Sometimes we talk about mental and physical health as if they are separate. The truth is, they’re not just related, they’re connected. Mental health is health, and it takes the mind and body working together to create overall well-being. The good news? Small lifestyle changes can make a difference, and even a small step can help you get started on a path to wellness.
“You are in charge of your body,” says Imyn. “When I eat well, I notice a big difference. My son motivated me to get into Taekwondo. I believe my experience has helped him a lot through mental health.”
Our experts share how our mind and body affect each other and offer practical lifestyle guidance, sharing small steps that can get you on a path to improving your well-being. Like Imyn, We can.
Working to improve your lifestyle can help you increase energy, reduce stress, improve sleep, reduce your risk of illness, and overall just help you feel better.
Building habits together with your children will have a lifetime of positive impact.
Teen years are critical formative years to build connection of physical health and mental strength and improve chances of coping long term.
Many LGBTQIA+ identified persons deal with anxiety & depression at some point. It's important to pay attention to physical and mental health habits.
The following talking points can help you start a conversation with someone that may need some help or a listening ear. It’s also a great resource if you want to talk with someone but aren’t sure where to begin..
We all experience mental health challenges from time to time. Each of us has a different story, unique feelings and personal experiences. Understanding mental health is the first step towards improving it, for yourself and for those you care about.
Depression is a disorder that affects the whole body, including our emotions, the way we think and the way we feel physically. Depression can occur alone or with other health problems and/or mental disorders such as heart disease, cancer, diabetes, hormonal dysregulation, substance abuse or anxiety disorders.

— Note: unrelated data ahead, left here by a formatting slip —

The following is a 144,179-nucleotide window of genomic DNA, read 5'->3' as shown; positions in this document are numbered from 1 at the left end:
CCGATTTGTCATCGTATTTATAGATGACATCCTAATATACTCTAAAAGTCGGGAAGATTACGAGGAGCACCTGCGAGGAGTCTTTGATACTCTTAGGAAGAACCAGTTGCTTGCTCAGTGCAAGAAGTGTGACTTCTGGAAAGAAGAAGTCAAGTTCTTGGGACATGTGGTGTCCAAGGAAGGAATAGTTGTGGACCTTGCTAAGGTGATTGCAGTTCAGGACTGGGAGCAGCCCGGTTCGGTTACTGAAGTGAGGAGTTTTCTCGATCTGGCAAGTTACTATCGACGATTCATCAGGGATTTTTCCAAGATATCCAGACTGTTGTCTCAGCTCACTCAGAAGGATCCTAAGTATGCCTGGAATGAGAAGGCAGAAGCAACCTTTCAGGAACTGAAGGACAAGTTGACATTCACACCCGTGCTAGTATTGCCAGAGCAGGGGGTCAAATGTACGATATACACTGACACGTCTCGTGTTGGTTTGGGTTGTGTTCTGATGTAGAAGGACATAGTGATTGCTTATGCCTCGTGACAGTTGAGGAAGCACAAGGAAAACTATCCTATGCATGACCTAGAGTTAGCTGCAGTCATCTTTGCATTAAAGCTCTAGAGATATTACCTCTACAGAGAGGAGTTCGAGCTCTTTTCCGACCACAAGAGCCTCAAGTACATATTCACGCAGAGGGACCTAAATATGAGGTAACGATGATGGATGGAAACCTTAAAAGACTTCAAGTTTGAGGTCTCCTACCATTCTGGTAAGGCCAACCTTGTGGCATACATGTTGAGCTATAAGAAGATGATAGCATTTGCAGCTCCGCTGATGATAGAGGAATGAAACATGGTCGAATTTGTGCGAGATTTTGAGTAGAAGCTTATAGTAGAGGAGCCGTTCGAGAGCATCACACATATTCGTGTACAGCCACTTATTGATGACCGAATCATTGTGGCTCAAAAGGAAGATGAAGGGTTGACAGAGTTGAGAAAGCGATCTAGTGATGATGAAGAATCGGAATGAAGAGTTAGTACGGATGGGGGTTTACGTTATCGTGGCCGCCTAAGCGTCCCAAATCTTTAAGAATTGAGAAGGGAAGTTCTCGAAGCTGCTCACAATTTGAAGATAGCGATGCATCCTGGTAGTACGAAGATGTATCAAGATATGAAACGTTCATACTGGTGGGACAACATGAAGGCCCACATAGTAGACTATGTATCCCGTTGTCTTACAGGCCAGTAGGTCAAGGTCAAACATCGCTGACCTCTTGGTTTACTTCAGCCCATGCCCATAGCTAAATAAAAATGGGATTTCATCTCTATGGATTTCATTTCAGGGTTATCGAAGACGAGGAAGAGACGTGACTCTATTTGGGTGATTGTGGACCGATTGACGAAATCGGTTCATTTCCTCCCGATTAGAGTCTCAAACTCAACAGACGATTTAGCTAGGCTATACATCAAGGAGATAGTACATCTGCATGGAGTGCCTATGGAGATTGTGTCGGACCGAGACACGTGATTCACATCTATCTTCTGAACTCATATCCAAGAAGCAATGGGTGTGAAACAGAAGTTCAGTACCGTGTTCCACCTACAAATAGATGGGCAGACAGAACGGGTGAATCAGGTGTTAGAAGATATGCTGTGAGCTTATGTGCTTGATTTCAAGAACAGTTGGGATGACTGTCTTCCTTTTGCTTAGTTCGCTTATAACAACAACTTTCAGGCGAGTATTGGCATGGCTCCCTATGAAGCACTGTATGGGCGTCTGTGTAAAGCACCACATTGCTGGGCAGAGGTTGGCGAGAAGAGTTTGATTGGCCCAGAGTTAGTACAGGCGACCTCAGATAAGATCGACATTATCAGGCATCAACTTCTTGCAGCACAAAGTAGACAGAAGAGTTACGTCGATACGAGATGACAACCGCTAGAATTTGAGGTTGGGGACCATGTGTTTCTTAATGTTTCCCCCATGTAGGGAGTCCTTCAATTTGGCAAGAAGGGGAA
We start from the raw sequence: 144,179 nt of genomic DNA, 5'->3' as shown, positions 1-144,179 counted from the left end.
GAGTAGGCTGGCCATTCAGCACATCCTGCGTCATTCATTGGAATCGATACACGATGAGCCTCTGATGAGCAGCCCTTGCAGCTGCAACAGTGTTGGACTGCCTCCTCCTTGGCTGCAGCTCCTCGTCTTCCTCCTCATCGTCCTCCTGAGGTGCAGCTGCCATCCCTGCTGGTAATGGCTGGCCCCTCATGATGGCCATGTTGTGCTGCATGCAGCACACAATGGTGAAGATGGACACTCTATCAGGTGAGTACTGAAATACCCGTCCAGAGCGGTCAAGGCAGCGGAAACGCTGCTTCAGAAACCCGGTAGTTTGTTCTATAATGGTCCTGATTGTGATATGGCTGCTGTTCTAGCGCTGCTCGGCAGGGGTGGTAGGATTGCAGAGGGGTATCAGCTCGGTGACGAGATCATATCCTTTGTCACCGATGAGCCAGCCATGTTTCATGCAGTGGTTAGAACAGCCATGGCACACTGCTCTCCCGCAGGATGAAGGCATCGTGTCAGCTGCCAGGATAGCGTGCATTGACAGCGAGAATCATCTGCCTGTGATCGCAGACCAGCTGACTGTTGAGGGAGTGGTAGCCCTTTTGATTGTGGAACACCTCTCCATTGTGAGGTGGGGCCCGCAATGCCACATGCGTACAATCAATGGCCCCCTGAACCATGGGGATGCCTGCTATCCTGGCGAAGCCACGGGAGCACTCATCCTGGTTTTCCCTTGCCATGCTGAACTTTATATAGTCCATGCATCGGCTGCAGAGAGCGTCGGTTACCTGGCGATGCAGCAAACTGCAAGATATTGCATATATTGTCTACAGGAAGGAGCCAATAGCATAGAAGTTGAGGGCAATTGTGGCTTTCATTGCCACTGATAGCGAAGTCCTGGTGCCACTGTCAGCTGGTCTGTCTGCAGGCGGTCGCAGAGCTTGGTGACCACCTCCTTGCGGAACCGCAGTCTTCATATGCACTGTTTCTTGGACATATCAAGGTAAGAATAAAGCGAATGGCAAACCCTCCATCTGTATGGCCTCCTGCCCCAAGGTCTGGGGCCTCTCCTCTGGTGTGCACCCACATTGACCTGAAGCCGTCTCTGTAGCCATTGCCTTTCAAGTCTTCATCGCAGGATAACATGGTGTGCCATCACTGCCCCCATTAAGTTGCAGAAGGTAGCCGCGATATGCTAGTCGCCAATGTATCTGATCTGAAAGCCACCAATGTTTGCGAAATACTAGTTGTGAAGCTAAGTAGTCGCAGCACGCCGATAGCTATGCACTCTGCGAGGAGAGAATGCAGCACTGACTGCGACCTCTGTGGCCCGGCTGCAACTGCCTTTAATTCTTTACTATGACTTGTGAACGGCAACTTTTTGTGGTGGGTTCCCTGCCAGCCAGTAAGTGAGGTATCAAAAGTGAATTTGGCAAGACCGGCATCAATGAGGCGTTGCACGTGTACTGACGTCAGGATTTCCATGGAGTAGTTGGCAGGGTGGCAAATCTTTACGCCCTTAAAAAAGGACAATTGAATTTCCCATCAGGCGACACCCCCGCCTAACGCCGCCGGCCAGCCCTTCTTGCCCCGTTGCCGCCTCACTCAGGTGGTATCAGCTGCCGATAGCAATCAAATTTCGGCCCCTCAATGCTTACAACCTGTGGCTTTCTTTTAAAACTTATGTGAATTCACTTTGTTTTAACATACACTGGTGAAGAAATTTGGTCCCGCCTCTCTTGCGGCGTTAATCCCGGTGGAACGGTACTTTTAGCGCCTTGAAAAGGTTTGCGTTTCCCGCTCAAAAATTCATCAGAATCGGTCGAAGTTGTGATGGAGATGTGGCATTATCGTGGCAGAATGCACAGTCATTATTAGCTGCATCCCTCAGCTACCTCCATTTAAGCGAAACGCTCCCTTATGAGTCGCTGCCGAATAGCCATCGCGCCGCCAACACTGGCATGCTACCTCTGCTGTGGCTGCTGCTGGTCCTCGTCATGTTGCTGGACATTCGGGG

Depression may show up in a number of different ways, both emotionally and physically. You might experience some or all of these symptoms:
You may also experience:
If you think you may be suffering from depression and wish to seek help, start by talking to your primary care provider. Your provider can evaluate your symptoms and condition, connect you with resources as needed and if appropriate, prescribe medication.
The most common anxiety disorder is Generalized Anxiety Disorder. If your anxiety seems more intense than what a situation calls for, or you experience chronic, daily worry that is hard to control, you may have GAD.
GAD can manifest in a variety of ways. You may experience some or all of these signs and symptoms, and more:
GAD is just one of several diagnosable anxiety disorders including: panic disorder; obsessive-compulsive disorder; post-traumatic stress disorder; postpartum anxiety and depression; and phobias. If you think you may be suffering from an anxiety disorder and wish to seek help, start by talking to your primary care provider. Your provider can evaluate your symptoms and condition, connect you with resources as needed and prescribe medication if appropriate.
Suicidal behavior includes having frequent thoughts about and/or planning to end one’s own life. Suicide attempts should be taken very seriously. Nearly half of suicidal attempts do not end in suicide, however those with a history of attempts are 23 times more likely to end their own lives. Over 700,000 people die from suicide every year, and suicide is the second leading cause of death in 10- to 29-year-olds.
There are various warning signs of suicide that may include:
People who receive ongoing support from friends and family, and/or those who have access to trusted mental health services like a long-term therapist are less likely to act on their suicidal impulses. Those who are socially isolated are more likely to act.
If someone you know is exhibiting warning signs and seems suicidal, here’s how you can help.